Top US general calls for new strategy in Afghanistan

General Stanley McChrystal calls for focus upon civilian hearts and minds

General Stanley McChrystal, the top US commander in Afghanistan, yesterday called for a new military policy in the country, saying that "serious" change was needed to achieve victory.

In a report sent to the Pentagon and Nato headquarters, McChrystal acknowledged that the last eight years had been disastrous, and said that the focus should be upon winning the hearts and minds of the Afghan population, not direct engagement with militants.

McChrystal said: "The situation in Afghanistan is serious, but success is achievable and demands a revised implementation strategy, commitment and resolve, and increased unity of effort."

The recommendations came as it was announced that two more British soldiers had been killed, bringing to 19 the number of British troops killed in August alone. 2009 has been the deadliest year for foreign troops since fighting began in 2001.

The report is expected to pave the way for McChrystal to request more troops, in addition to the 108,000 international troops already there. It is not thought that Britain will announce a major increase, regardless of what the US does.

He has already ordered his troops not to drop bombs where there is a high risk of civilian casualties, and has shifted the focus from destroying poppy fields to attacking drug traffickers.

However, there is still a long way to go in the battle for hearts and minds. Yesterday it was reported that Western and Afghan officials have admitted that widespread and systematic fraud during the presidential election has undermined the legitimacy of any future government.

David Kilcullen, counter-insurgency expert and advisor to Nato, said that the Afghan government has failed to provide basic services such as hospitals, security, and courts, allowing the Taliban to establish its own. He said: "A government that is losing to a counter-insurgency isn't being outfought, it is being outgoverned."

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Is anyone prepared to solve the NHS funding crisis?

As long as the political taboo on raising taxes endures, the service will be in financial peril.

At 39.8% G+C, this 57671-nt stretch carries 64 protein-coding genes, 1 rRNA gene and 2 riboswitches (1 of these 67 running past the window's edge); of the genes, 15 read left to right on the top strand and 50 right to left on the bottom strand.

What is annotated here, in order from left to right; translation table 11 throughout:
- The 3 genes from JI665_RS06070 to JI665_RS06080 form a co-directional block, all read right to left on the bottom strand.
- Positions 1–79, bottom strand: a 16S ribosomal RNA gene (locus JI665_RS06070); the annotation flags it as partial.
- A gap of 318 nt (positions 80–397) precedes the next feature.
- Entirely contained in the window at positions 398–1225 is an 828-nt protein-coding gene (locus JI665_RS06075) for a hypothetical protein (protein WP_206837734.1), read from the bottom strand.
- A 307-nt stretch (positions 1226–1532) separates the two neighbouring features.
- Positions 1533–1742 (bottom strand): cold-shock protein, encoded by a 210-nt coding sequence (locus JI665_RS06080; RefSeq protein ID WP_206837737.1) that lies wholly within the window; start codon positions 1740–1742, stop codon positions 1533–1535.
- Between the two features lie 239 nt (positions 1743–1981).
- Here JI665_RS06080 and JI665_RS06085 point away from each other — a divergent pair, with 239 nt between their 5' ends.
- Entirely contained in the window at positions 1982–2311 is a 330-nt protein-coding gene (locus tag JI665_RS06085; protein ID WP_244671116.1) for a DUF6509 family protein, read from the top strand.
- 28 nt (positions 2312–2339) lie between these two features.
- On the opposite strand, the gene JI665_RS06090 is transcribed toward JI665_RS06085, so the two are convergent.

It has long been clear that the NHS is in financial ill-health. But today's figures, conveniently delayed until after the Conservative conference, are still stunningly bad. The service ran a deficit of £930m between April and June (greater than the £820m recorded for the whole of the 2014/15 financial year) and is on course for a shortfall of at least £2bn this year - its worst position for a generation. 

Though often described as having been shielded from austerity, owing to its ring-fenced budget, the NHS is enduring the toughest spending settlement in its history. Since 1950, health spending has grown at an average annual rate of 4 per cent, but over the last parliament it rose by just 0.5 per cent. An ageing population, rising treatment costs and the social care crisis all mean that the NHS has to run merely to stand still. The Tories have pledged to provide £10bn more for the service but this still leaves £20bn of efficiency savings required. 

Speculation is now turning to whether George Osborne will provide an emergency injection of funds in the Autumn Statement on 25 November. But the long-term question is whether anyone is prepared to offer a sustainable solution to the crisis. Health experts argue that only a rise in general taxation (income tax, VAT, national insurance), patient charges or a hypothecated "health tax" will secure the future of a universal, high-quality service. But the political taboo against increasing taxes on all but the richest means no politician has ventured into this territory. Shadow health secretary Heidi Alexander has today called for the government to "find money urgently to get through the coming winter months". But the bigger question is whether, under Jeremy Corbyn, Labour is prepared to go beyond sticking-plaster solutions. 

George Eaton is political editor of the New Statesman.